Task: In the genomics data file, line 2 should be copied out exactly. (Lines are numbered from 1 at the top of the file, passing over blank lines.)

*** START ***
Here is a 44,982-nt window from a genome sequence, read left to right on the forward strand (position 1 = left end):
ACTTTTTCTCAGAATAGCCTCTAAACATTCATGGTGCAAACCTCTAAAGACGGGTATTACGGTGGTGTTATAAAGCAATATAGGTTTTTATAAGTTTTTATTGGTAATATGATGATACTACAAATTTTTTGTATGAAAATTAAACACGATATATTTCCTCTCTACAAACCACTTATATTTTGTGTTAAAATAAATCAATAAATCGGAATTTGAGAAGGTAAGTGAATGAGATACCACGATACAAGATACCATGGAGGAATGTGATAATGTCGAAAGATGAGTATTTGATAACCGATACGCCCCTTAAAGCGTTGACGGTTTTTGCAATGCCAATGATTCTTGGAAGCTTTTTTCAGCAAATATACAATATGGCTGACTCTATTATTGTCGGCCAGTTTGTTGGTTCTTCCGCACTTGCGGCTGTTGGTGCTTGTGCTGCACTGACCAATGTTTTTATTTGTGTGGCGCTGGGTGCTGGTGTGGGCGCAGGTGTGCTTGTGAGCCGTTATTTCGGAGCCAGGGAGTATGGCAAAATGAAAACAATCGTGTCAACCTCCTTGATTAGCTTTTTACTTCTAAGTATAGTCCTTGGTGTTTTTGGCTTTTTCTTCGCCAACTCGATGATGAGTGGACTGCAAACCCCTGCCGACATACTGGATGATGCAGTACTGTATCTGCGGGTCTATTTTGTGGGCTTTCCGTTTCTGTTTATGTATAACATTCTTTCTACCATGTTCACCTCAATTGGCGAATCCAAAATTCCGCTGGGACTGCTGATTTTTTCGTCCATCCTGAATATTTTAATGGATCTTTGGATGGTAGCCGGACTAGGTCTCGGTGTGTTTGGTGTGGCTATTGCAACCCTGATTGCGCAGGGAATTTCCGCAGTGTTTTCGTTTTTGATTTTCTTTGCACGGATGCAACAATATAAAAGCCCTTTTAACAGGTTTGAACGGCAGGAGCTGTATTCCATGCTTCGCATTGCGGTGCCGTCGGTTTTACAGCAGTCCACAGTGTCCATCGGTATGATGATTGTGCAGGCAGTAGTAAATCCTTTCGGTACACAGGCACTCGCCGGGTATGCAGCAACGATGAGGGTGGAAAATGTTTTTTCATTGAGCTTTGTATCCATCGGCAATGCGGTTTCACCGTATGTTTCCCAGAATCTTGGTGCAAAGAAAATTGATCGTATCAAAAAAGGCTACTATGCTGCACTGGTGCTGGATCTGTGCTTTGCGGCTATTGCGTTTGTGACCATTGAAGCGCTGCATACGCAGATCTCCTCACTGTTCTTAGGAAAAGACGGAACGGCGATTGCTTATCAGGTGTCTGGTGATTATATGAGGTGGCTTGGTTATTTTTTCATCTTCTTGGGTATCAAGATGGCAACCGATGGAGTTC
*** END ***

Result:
ACTTTTTCTCAGAATAGCCTCTAAACATTCATGGTGCAAACCTCTAAAGACGGGTATTACGGTGGTGTTATAAAGCAATATAGGTTTTTATAAGTTTTTATTGGTAATATGATGATACTACAAATTTTTTGTATGAAAATTAAACACGATATATTTCCTCTCTACAAACCACTTATATTTTGTGTTAAAATAAATCAATAAATCGGAATTTGAGAAGGTAAGTGAATGAGATACCACGATACAAGATACCATGGAGGAATGTGATAATGTCGAAAGATGAGTATTTGATAACCGATACGCCCCTTAAAGCGTTGACGGTTTTTGCAATGCCAATGATTCTTGGAAGCTTTTTTCAGCAAATATACAATATGGCTGACTCTATTATTGTCGGCCAGTTTGTTGGTTCTTCCGCACTTGCGGCTGTTGGTGCTTGTGCTGCACTGACCAATGTTTTTATTTGTGTGGCGCTGGGTGCTGGTGTGGGCGCAGGTGTGCTTGTGAGCCGTTATTTCGGAGCCAGGGAGTATGGCAAAATGAAAACAATCGTGTCAACCTCCTTGATTAGCTTTTTACTTCTAAGTATAGTCCTTGGTGTTTTTGGCTTTTTCTTCGCCAACTCGATGATGAGTGGACTGCAAACCCCTGCCGACATACTGGATGATGCAGTACTGTATCTGCGGGTCTATTTTGTGGGCTTTCCGTTTCTGTTTATGTATAACATTCTTTCTACCATGTTCACCTCAATTGGCGAATCCAAAATTCCGCTGGGACTGCTGATTTTTTCGTCCATCCTGAATATTTTAATGGATCTTTGGATGGTAGCCGGACTAGGTCTCGGTGTGTTTGGTGTGGCTATTGCAACCCTGATTGCGCAGGGAATTTCCGCAGTGTTTTCGTTTTTGATTTTCTTTGCACGGATGCAACAATATAAAAGCCCTTTTAACAGGTTTGAACGGCAGGAGCTGTATTCCATGCTTCGCATTGCGGTGCCGTCGGTTTTACAGCAGTCCACAGTGTCCATCGGTATGATGATTGTGCAGGCAGTAGTAAATCCTTTCGGTACACAGGCACTCGCCGGGTATGCAGCAACGATGAGGGTGGAAAATGTTTTTTCATTGAGCTTTGTATCCATCGGCAATGCGGTTTCACCGTATGTTTCCCAGAATCTTGGTGCAAAGAAAATTGATCGTATCAAAAAAGGCTACTATGCTGCACTGGTGCTGGATCTGTGCTTTGCGGCTATTGCGTTTGTGACCATTGAAGCGCTGCATACGCAGATCTCCTCACTGTTCTTAGGAAAAGACGGAACGGCGATTGCTTATCAGGTGTCTGGTGATTATATGAGGTGGCTTGGTTATTTTTTCATCTTCTTGGGTATCAAGATGGCAACCGATGGAGTTC